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How London College of Fashion Prepares Students for Today’s Apparel Industry

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Despite the unpredictable nature of retail, most of today’s fashion design students still hold out hope that they will one day ascend to the same heights as Yves Saint Laurent, Balenciaga and Christian Dior.

“Sometimes fashion students come in and the only thing they want is to do the catwalk show, show their 20 outfits and see themselves in the newspaper being picked out as the next big designer,” said José Teunissen, dean of the school of design and technology at London College of Fashion, speaking last week at Lectra’s Fashion Forward event in Bordeaux, France. “And I think that’s a dream of 30 years ago and it isn’t the future of fashion.”

A feature published earlier this year by Not Just a Label and titled “Is Fashion Education Failing Young Designers?” argued that many British schools are not teaching design students the fundamental skills they need to work in the industry, from pattern-making to business management. That’s something that LCF, number seven on Business of Fashion’s global fashion school rankings this year, has been working to address.

“That was the reason why I joined the college,” explained Teunissen, who was appointed dean a year ago. “It’s that I am aware of the need to combine a fashion business school, the making process, the marketing, the communications and a strong relationship with the industry to really help us move forward. Because we are in a time period that there are a lot of changes happening in the fashion world—and it will happen on all levels so you better prepare your students.”

LCF offers more than 70 undergraduate and postgraduate degrees across three schools and has about 5,000 students. The fashion business school launched in 2015, with seven undergrad courses and nine postgrads, more than half of which are non-design. For example, there’s an MA in Fashion Entrepreneurship and Innovation that aims to develop new fashion concepts through to commercialization. This reflects the school’s commitment to the enterprising as well as creative talents of its students.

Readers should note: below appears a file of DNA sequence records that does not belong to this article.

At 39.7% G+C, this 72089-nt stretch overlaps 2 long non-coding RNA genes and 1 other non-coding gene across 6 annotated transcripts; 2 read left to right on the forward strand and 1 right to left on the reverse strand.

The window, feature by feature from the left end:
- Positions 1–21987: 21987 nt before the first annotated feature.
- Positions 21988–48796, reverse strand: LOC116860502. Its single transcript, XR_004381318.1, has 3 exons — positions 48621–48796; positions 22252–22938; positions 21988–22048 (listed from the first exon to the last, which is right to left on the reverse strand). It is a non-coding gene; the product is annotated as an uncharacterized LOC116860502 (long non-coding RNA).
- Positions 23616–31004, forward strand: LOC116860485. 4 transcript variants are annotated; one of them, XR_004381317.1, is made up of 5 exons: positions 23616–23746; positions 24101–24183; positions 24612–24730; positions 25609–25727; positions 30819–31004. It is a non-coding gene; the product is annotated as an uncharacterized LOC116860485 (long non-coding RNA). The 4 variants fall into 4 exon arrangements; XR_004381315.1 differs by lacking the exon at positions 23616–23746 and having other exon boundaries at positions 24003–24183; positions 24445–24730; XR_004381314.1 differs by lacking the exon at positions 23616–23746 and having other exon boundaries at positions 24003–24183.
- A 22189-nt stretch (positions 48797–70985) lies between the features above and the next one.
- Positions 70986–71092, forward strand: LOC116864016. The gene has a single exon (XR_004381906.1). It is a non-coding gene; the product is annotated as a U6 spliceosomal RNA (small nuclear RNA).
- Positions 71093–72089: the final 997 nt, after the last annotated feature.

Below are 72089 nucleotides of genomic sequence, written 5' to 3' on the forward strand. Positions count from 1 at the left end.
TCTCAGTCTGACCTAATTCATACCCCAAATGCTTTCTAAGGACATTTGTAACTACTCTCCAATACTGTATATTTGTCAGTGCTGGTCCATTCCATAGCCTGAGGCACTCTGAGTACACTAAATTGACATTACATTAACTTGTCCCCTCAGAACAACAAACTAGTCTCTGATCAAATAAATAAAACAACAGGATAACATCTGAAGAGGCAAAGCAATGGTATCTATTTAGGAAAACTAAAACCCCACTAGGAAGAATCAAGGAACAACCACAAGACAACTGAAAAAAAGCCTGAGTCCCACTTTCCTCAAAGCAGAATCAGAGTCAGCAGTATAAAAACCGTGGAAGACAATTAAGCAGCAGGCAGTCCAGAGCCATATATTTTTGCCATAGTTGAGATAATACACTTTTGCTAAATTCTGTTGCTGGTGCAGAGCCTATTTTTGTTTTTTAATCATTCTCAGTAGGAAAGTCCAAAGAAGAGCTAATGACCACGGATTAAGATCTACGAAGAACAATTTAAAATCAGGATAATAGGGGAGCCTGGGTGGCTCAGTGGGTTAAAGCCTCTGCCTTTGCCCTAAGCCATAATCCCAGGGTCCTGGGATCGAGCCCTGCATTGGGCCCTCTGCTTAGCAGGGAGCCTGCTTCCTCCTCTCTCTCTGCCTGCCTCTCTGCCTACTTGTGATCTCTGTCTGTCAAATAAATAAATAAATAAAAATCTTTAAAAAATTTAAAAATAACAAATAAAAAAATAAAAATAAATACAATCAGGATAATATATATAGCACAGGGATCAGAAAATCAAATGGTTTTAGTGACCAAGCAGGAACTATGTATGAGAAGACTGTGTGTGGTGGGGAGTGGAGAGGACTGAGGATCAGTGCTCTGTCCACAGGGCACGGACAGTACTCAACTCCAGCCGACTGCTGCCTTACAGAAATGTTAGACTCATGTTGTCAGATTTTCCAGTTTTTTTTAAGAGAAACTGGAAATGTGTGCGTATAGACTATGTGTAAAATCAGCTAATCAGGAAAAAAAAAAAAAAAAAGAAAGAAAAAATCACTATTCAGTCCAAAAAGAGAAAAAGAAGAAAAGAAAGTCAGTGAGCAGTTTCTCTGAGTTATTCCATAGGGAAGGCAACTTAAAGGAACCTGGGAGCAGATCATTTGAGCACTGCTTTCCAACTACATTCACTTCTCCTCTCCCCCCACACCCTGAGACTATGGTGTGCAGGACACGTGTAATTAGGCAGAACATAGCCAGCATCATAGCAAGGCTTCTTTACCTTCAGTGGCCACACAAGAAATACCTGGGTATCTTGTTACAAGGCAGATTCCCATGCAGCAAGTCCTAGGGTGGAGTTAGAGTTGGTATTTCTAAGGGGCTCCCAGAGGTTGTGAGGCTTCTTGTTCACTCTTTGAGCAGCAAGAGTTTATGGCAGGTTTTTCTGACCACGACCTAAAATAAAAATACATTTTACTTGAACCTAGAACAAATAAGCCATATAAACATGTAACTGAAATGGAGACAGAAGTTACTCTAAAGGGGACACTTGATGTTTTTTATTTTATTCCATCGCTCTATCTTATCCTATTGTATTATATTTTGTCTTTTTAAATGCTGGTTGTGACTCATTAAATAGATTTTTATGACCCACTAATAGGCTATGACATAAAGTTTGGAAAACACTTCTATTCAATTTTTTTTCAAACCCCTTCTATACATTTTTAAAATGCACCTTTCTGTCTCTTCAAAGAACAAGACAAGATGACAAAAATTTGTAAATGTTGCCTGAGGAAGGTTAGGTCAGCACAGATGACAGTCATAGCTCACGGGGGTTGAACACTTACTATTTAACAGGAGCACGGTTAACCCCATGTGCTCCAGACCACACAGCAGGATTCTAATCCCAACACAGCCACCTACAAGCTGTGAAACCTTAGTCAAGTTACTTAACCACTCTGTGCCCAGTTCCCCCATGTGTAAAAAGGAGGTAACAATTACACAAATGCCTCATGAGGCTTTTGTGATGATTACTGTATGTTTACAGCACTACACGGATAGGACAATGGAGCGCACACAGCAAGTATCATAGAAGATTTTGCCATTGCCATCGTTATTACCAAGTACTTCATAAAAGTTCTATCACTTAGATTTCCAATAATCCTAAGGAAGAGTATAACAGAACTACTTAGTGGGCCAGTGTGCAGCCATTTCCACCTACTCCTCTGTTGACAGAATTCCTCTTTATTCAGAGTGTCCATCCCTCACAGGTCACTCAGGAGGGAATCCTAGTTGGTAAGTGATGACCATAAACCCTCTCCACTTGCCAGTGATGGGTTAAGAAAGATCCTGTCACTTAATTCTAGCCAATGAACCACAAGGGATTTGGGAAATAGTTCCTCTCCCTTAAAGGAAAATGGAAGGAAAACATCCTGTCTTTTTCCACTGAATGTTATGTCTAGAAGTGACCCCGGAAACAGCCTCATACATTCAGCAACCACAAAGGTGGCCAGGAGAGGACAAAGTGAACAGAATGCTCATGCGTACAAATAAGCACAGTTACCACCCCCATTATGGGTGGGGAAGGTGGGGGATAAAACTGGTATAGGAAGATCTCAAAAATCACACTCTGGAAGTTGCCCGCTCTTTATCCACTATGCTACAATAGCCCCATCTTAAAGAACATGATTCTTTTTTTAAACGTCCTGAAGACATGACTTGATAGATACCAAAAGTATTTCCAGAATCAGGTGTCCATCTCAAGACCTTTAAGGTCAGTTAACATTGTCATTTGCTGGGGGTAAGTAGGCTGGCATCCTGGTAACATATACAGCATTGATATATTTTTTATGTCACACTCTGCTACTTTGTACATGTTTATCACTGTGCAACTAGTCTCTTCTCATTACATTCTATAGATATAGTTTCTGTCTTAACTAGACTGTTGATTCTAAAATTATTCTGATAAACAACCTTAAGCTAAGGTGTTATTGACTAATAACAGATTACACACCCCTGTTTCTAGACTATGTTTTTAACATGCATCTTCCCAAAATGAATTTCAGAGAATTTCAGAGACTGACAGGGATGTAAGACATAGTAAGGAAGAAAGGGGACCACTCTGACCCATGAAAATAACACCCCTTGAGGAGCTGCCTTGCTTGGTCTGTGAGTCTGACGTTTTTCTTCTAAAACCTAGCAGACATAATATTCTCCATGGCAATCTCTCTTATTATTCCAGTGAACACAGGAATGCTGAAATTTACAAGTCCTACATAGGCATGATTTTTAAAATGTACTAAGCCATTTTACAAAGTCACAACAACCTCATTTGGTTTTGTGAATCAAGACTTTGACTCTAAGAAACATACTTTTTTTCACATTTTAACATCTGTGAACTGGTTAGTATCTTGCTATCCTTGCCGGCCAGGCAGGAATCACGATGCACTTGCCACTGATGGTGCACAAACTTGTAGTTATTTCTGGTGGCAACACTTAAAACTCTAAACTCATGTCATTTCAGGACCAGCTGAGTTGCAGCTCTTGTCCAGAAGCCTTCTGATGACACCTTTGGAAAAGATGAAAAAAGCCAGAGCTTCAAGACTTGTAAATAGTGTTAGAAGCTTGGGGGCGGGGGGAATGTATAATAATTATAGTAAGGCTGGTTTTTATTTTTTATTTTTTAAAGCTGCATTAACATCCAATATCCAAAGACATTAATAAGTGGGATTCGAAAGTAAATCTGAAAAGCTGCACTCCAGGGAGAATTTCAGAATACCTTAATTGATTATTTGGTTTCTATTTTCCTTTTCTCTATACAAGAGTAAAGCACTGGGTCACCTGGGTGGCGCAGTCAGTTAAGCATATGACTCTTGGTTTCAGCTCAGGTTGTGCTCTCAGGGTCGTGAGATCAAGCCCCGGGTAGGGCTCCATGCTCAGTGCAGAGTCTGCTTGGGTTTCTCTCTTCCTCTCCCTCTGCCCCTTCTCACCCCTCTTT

“Not only do we train designers, we also build up research that’s stepping in issues that we’re now dealing with,” Teunissen said. “So, it’s about social responsibility, it’s about building better communities, it’s being sustainable, but also thinking what a digital future will bring us when it comes to fashion.”

To that end, LCF partners with major industry members to provide students in its schools of design and technology, fashion business and media and community with valuable real-world experience. Projects can range from trend forecasting to creating a limited-edition range of footwear and accessories to tackling sustainability issues.

For instance, students have collaborated with Nike to “mobilize makers,” using the Nike Materials Sustainability Index (NMSI) as a reference to create products that highlight sustainability as a driver of innovation. Another example is a project with H&M that saw students create womenswear using garments gathered as part of the chain’s in-store collection scheme. Additional assignments offered students the chance to work with the English National Ballet, Topshop, Speedo and Inditex, to name just four.

Tradition meets technology

But as is the LCF tradition, much of the coursework is craft-based.

“We still need to train a good designer and that means he or she has to come up with a certain kind of aesthetic and appeal and know what fashion is,” Teunissen said, explaining that technical skills are particularly important in lingerie, sportswear and footwear. “More and more we also try to give our students a background on sustainability, on where the digital world will take us, so theory and reflection and conceptual thinking are important.”

That’s where the industry projects really come into play, encouraging students to collaborate in order to solve problems and suggest future solutions, something that Teunissen said is increasingly important. In 2020, LCF—currently housed in six different locations around London—will move to a new state-of-the-art facility in the former Olympic Park in the east of the city.

“Everything will be under one roof and it gives us the opportunity to rethink our curriculum,” Teunissen said. “Where do we put the workshops? Is it the traditional craft or do we combine it with technology? What kind of curriculum do we want to deliver? Do we want it to be more project-based or do we want to do more work cross-school with the other schools?”

Technology is an unavoidable element, however, and Teunissen said students need to know how digital tools can benefit their work.

She added, “My vision is that we have to integrate the digital with the craft, and that we have to build areas where it’s just in one room, one space and it’s connected.”

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